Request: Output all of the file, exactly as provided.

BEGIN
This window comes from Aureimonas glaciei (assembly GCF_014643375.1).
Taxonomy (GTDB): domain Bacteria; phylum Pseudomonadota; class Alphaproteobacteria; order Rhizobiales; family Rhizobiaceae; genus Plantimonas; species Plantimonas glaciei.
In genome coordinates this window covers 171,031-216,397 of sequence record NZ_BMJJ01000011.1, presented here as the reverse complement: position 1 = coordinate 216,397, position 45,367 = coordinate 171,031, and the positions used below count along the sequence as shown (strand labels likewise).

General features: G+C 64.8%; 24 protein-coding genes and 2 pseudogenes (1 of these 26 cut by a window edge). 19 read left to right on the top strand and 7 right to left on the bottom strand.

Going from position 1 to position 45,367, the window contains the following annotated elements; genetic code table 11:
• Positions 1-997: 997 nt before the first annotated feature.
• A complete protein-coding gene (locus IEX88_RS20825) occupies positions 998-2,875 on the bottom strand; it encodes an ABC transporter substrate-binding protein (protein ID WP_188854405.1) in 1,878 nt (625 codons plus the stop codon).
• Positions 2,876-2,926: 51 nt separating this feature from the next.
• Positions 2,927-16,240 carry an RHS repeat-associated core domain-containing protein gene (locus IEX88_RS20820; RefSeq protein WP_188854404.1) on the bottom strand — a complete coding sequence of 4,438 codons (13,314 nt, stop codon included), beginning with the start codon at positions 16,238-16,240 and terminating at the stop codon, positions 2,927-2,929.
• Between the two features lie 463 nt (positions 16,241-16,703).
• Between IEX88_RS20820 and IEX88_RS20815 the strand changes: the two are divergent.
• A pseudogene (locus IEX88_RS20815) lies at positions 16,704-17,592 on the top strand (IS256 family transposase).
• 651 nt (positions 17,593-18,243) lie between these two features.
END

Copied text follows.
This window comes from Aureimonas glaciei (assembly GCF_014643375.1).
Taxonomy (GTDB): domain Bacteria; phylum Pseudomonadota; class Alphaproteobacteria; order Rhizobiales; family Rhizobiaceae; genus Plantimonas; species Plantimonas glaciei.
In genome coordinates this window covers 171,031-216,397 of sequence record NZ_BMJJ01000011.1, presented here as the reverse complement: position 1 = coordinate 216,397, position 45,367 = coordinate 171,031, and the positions used below count along the sequence as shown (strand labels likewise).

General features: G+C 64.8%; 24 protein-coding genes and 2 pseudogenes (1 of these 26 cut by a window edge). 19 read left to right on the top strand and 7 right to left on the bottom strand.

Going from position 1 to position 45,367, the window contains the following annotated elements; genetic code table 11:
• Positions 1-997: 997 nt before the first annotated feature.
• A complete protein-coding gene (locus IEX88_RS20825) occupies positions 998-2,875 on the bottom strand; it encodes an ABC transporter substrate-binding protein (protein ID WP_188854405.1) in 1,878 nt (625 codons plus the stop codon).
• Positions 2,876-2,926: 51 nt separating this feature from the next.
• Positions 2,927-16,240 carry an RHS repeat-associated core domain-containing protein gene (locus IEX88_RS20820; RefSeq protein WP_188854404.1) on the bottom strand — a complete coding sequence of 4,438 codons (13,314 nt, stop codon included), beginning with the start codon at positions 16,238-16,240 and terminating at the stop codon, positions 2,927-2,929.
• Between the two features lie 463 nt (positions 16,241-16,703).
• Between IEX88_RS20820 and IEX88_RS20815 the strand changes: the two are divergent.
• A pseudogene (locus IEX88_RS20815) lies at positions 16,704-17,592 on the top strand (IS256 family transposase).
• 651 nt (positions 17,593-18,243) lie between these two features.